The History of ASF
African Swine Fever (AFS) has devastated herds in more than its country of origin. Pigs as far afield as Russian and China have been impacted over the years as have many areas of Europe.
The outbreak of ASF which began in China in 2018 continues to ravage herds across Asia and further afield. Sadly, the presence of this untreatable disease is nothing new. Countries around the world are on high alert due to the latest outbreaks.
The disease is endemic to sub-Saharan Africa, Madagascar, and Sardinia, meaning it does not occur naturally in any other location. This hasn’t helped with containing it. There have been many instances throughout history where it crossed over into other countries.
ASF outbreaks around the world
The first actively recognized outbreak occurred in Kenya in 1921, but this led to a retroactively-recognized incident having taken place in 1907. ASF was then officially present and contained in Africa for half a century until it broke the border of Portugal in 1957. Pigs near the capital city of Lisbon were fed with waste products from a plane which infected them with ASF. A second Portuguese outbreak followed in 1960.
Pigs being fed contaminated material was the cause of multiple ASF reports in the 20th century in Spain (1960), Italy (1983), and Belgium (1985). The Iberian Peninsula (Portugal and Spain) suffered continued outbreaks until the mid 1990s. Both countries eventually managed to eradicate the disease through a slaughter policy.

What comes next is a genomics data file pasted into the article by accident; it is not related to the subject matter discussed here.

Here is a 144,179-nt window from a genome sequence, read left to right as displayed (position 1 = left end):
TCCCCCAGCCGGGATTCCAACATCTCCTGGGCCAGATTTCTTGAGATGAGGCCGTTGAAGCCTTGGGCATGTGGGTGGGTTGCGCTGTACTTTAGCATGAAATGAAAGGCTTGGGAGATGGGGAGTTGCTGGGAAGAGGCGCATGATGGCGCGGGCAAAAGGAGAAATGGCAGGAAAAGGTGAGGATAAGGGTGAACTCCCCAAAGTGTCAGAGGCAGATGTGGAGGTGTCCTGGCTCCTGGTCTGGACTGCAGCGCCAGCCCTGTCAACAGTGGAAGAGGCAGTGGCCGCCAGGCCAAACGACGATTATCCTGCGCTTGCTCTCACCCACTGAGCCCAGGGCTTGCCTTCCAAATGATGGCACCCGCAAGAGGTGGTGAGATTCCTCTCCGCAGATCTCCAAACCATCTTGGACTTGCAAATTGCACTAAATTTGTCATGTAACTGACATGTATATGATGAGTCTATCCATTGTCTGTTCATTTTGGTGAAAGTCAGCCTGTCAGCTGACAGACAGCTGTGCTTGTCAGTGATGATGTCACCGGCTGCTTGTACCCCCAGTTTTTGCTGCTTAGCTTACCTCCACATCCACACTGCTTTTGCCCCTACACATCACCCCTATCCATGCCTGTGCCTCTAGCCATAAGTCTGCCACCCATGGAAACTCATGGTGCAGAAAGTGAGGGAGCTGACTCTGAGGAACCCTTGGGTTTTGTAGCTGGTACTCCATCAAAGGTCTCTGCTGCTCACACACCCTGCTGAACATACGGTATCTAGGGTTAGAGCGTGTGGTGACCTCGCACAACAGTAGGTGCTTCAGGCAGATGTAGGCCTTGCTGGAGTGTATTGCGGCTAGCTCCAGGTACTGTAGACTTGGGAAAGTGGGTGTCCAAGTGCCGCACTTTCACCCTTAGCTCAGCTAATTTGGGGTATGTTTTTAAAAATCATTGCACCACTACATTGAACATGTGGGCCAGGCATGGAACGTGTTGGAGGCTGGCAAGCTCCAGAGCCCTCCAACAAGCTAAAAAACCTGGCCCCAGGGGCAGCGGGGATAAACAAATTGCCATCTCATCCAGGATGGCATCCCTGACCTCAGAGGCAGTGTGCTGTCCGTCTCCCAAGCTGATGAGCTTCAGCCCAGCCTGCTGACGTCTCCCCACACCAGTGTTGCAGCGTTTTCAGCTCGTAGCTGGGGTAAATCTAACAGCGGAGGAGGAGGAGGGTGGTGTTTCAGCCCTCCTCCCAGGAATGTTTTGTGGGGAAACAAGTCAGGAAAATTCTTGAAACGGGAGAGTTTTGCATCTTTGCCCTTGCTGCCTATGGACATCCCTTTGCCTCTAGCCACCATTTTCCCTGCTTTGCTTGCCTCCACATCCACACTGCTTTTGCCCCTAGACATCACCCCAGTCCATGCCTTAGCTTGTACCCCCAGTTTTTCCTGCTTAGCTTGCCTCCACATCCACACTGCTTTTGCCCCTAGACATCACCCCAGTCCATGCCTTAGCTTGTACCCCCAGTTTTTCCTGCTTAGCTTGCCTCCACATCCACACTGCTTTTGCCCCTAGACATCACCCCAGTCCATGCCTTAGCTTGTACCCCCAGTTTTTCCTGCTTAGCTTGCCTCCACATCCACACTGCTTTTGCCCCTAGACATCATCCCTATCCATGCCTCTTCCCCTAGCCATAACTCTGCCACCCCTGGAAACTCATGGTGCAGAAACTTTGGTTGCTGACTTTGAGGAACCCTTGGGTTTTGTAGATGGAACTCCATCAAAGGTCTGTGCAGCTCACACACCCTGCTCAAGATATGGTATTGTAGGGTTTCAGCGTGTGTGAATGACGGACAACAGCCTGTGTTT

France would suffer three reported outbreaks in 1964, 1967, and 1977 and is currently endangered by a recent ASF report from the Gaume region of southern Belgium. Cuba was hit by ASF in 1971 which resulted in the slaughter of, by some estimates, half a million pigs in an attempt to contain it. The disease was traced to a tick vector but was successfully eradicated. It was also successfully contained by the Dominican Republic, Brazil, and Haiti in the same year.
Belgium reported its first case in 1985 followed by The Netherlands in 1986. Georgia in the Caucasus was infected in 2007 and ASF spread out from there to five further regions – Russia, Azerbaijan, Belarus, Armenia, and Iran – via the illegal distribution of contaminated meat. The Czech Republic recently ended a two-year battle against the disease when it was announced they had finally eradicated it.
China is still fighting to get back on its feet since ASF struck last August.